The world’s largest high-rate retention treatment basin
Fish and wildlife population loss, drinking water restrictions, a designated area of concern—all that paints a picture of environmental degradation in the Detroit River. Much of this impact was caused by an all too common problem: combined sewer overflows. Faced with aging infrastructure, limited space, and not enough funds, the City of Windsor needed a unique solution. With a footprint 85% less than a conventional facility, the Windsor Riverfront High-Rate Retention Treatment Basin (RTB) enhances the City’s riverfront amenities and significantly reduces the pollution entering the river.
A conventional solution would have put three retention treatment basins (each the size of a full hockey rink) in three different locations. There just wasn’t the space or community support for that, so we looked at other options. With the University of Windsor providing scientific input to support our engineering design, we found that we could design a high-rate solution that was 85% smaller. But the significantly smaller size brought its own difficulties.
A smaller RTB meant a high-velocity flow. In a conventional system, solids settle to the bottom, and then the clear water is pumped out. In a high velocity system, the waters are too turbulent for simple settlement. So, how’d we make it perform at the same level as the full-sized option? A polymer-based additive was the answer.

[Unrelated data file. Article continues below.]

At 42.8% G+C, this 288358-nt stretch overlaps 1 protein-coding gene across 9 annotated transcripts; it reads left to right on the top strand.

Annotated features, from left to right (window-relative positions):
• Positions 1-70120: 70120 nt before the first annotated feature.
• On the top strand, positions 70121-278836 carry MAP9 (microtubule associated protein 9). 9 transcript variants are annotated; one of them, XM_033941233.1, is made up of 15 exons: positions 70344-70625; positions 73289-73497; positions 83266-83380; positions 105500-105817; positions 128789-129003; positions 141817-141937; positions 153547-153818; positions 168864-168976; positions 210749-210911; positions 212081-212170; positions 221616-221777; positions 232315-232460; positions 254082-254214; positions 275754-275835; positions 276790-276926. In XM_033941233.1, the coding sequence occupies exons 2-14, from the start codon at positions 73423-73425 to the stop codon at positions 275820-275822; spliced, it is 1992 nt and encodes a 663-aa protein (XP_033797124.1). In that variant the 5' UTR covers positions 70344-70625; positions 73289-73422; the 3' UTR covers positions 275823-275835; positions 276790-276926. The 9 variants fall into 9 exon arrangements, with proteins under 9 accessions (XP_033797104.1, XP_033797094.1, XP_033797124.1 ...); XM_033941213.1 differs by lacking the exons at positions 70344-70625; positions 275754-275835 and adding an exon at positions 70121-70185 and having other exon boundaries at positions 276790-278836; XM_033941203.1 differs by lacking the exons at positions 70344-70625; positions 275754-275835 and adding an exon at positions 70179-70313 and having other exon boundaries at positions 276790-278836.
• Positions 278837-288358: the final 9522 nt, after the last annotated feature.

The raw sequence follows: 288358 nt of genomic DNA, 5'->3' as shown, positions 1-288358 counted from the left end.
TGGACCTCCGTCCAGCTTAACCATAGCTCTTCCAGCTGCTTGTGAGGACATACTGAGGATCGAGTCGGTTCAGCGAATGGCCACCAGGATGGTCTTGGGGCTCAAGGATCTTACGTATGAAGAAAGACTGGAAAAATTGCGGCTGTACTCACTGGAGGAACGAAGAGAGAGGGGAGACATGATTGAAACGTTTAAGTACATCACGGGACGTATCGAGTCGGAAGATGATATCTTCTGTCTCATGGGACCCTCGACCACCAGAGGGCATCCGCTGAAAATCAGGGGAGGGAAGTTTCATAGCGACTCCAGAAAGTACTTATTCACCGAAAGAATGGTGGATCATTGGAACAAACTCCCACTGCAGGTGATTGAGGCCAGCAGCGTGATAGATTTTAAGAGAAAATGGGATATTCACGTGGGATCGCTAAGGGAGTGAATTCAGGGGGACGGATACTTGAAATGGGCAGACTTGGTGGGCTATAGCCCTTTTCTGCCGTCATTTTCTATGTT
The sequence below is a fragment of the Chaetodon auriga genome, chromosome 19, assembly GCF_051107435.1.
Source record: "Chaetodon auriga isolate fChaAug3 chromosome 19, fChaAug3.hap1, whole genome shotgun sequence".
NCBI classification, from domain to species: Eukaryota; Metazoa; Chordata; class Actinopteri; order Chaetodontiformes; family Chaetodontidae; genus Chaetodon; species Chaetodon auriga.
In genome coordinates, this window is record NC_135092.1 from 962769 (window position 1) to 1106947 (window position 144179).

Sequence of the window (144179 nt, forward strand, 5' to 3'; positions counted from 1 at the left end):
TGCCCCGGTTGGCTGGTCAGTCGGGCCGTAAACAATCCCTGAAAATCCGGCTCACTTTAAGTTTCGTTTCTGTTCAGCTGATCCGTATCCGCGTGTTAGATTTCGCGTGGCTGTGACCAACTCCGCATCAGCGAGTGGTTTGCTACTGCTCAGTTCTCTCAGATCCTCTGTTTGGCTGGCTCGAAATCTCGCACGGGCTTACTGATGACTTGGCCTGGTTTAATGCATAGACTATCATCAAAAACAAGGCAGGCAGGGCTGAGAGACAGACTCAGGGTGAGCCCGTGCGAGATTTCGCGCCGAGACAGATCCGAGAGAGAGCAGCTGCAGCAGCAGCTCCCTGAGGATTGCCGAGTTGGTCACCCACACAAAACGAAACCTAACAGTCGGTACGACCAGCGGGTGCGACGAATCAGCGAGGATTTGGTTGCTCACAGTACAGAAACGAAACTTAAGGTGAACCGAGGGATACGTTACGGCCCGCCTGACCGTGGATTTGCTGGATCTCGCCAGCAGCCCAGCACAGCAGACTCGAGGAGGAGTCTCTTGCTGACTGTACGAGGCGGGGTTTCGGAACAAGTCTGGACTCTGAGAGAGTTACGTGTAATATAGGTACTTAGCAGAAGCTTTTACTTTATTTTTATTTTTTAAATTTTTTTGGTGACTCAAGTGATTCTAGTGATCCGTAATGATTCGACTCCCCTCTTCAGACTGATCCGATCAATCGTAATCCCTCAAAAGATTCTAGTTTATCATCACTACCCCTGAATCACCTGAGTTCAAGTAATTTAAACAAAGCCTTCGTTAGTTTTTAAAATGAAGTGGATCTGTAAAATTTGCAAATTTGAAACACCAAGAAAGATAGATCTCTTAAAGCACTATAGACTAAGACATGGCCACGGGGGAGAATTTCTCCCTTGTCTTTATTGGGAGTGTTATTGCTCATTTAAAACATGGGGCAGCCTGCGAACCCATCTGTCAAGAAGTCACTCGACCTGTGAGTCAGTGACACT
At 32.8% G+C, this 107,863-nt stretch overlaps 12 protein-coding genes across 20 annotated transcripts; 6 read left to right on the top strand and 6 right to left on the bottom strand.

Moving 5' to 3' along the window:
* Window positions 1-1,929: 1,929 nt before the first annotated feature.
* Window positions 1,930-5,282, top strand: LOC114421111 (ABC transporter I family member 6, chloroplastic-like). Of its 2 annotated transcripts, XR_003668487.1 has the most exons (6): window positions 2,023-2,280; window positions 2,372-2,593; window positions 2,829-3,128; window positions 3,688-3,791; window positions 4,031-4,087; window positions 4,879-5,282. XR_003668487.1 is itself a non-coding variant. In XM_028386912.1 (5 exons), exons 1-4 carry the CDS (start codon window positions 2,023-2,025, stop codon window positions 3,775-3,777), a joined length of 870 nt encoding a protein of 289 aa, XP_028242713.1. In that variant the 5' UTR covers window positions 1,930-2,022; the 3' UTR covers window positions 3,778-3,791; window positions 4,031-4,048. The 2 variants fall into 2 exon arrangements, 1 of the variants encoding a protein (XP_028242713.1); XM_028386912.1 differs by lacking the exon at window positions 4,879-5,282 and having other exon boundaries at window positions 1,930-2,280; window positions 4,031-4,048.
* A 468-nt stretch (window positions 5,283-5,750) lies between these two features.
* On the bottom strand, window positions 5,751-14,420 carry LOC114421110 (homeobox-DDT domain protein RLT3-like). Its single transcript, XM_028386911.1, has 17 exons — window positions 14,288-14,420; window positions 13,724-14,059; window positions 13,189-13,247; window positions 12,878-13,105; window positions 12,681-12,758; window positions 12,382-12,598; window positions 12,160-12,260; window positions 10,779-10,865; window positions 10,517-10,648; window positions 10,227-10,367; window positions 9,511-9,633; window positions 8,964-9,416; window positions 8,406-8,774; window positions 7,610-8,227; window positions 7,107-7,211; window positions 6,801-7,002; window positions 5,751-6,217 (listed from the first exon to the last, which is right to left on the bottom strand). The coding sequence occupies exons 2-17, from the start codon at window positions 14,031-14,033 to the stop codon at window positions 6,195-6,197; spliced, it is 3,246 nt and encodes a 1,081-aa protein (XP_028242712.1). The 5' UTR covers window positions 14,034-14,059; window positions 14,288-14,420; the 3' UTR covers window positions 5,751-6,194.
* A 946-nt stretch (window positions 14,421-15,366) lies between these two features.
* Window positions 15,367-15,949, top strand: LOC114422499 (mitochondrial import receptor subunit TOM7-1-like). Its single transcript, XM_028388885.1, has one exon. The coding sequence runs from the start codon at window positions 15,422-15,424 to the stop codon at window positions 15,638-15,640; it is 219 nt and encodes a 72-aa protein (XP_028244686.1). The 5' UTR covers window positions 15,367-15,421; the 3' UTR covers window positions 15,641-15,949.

The Environment Canada Wastewater Technology Centre and University of Windsor had been researching a new technique (since 1999), and we brought it to practical application. Dosing the water was a delicate business. Add too much, and the chemicals could flow into the river. Add too little, and untreated sewage would be discharged back into the river. We created an automated dosing system that monitors the concentration of solids and flow rate.
With just the right amount of polymer, the solids are separated so the clean water can be discharged into the river. After that, the remaining solids (and stored CSO) can be sent to the treatment plant, once it’s ready to receive them. The system automatically adjusts to storm type—quick and intense or long and mild. This automated calibration and precise dosing is unique to Windsor’s RTB.
The project comprises a 1,650 mm to 2,250 mm diameter consolidation/conveyance tunnel along the riverfront. The tunnel collects, stores, and conveys combined sewer overflows over a length of 2,400 m at depths up to 9 m to a chemically enhanced 680 ML/d high-rate RTB facility with polymer flocculation. The RTB is an underground concrete structure with a prestressed/precast concrete slab roof comprising 12 (36.9 m x 4.75 m x 3.55 m) storage/treatment cells with a total storage capacity of 8,000 cubic meters.
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